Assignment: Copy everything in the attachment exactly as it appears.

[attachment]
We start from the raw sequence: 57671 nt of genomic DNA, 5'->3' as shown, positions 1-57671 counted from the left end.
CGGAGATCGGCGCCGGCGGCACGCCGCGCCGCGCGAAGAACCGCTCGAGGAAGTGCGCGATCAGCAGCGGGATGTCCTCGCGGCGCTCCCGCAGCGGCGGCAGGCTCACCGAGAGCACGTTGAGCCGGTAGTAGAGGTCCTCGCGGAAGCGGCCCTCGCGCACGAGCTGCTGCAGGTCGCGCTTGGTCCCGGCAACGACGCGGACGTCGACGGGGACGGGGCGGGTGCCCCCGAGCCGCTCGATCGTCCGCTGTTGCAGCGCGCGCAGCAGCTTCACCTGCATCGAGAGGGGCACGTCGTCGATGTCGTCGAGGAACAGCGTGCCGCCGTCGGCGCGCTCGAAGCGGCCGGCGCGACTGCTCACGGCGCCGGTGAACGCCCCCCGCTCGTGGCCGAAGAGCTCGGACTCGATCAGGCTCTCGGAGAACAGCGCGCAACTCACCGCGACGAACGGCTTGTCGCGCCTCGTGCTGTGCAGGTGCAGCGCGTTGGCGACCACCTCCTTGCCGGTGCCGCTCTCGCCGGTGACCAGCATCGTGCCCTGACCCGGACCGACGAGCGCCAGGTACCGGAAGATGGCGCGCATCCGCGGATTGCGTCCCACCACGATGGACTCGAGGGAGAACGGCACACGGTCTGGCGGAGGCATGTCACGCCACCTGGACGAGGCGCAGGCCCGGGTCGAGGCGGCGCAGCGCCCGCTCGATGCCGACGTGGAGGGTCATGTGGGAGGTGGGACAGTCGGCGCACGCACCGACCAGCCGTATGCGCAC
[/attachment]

We start from the raw sequence: 57671 nt of genomic DNA, 5'->3' as shown, positions 1-57671 counted from the left end.
CGGAGATCGGCGCCGGCGGCACGCCGCGCCGCGCGAAGAACCGCTCGAGGAAGTGCGCGATCAGCAGCGGGATGTCCTCGCGGCGCTCCCGCAGCGGCGGCAGGCTCACCGAGAGCACGTTGAGCCGGTAGTAGAGGTCCTCGCGGAAGCGGCCCTCGCGCACGAGCTGCTGCAGGTCGCGCTTGGTCCCGGCAACGACGCGGACGTCGACGGGGACGGGGCGGGTGCCCCCGAGCCGCTCGATCGTCCGCTGTTGCAGCGCGCGCAGCAGCTTCACCTGCATCGAGAGGGGCACGTCGTCGATGTCGTCGAGGAACAGCGTGCCGCCGTCGGCGCGCTCGAAGCGGCCGGCGCGACTGCTCACGGCGCCGGTGAACGCCCCCCGCTCGTGGCCGAAGAGCTCGGACTCGATCAGGCTCTCGGAGAACAGCGCGCAACTCACCGCGACGAACGGCTTGTCGCGCCTCGTGCTGTGCAGGTGCAGCGCGTTGGCGACCACCTCCTTGCCGGTGCCGCTCTCGCCGGTGACCAGCATCGTGCCCTGACCCGGACCGACGAGCGCCAGGTACCGGAAGATGGCGCGCATCCGCGGATTGCGTCCCACCACGATGGACTCGAGGGAGAACGGCACACGGTCTGGCGGAGGCATGTCACGCCACCTGGACGAGGCGCAGGCCCGGGTCGAGGCGGCGCAGCGCCCGCTCGATGCCGACGTGGAGGGTCATGTGGGAGGTGGGACAGTCGGCGCACGCACCGACCAGCCGTATGCGCAC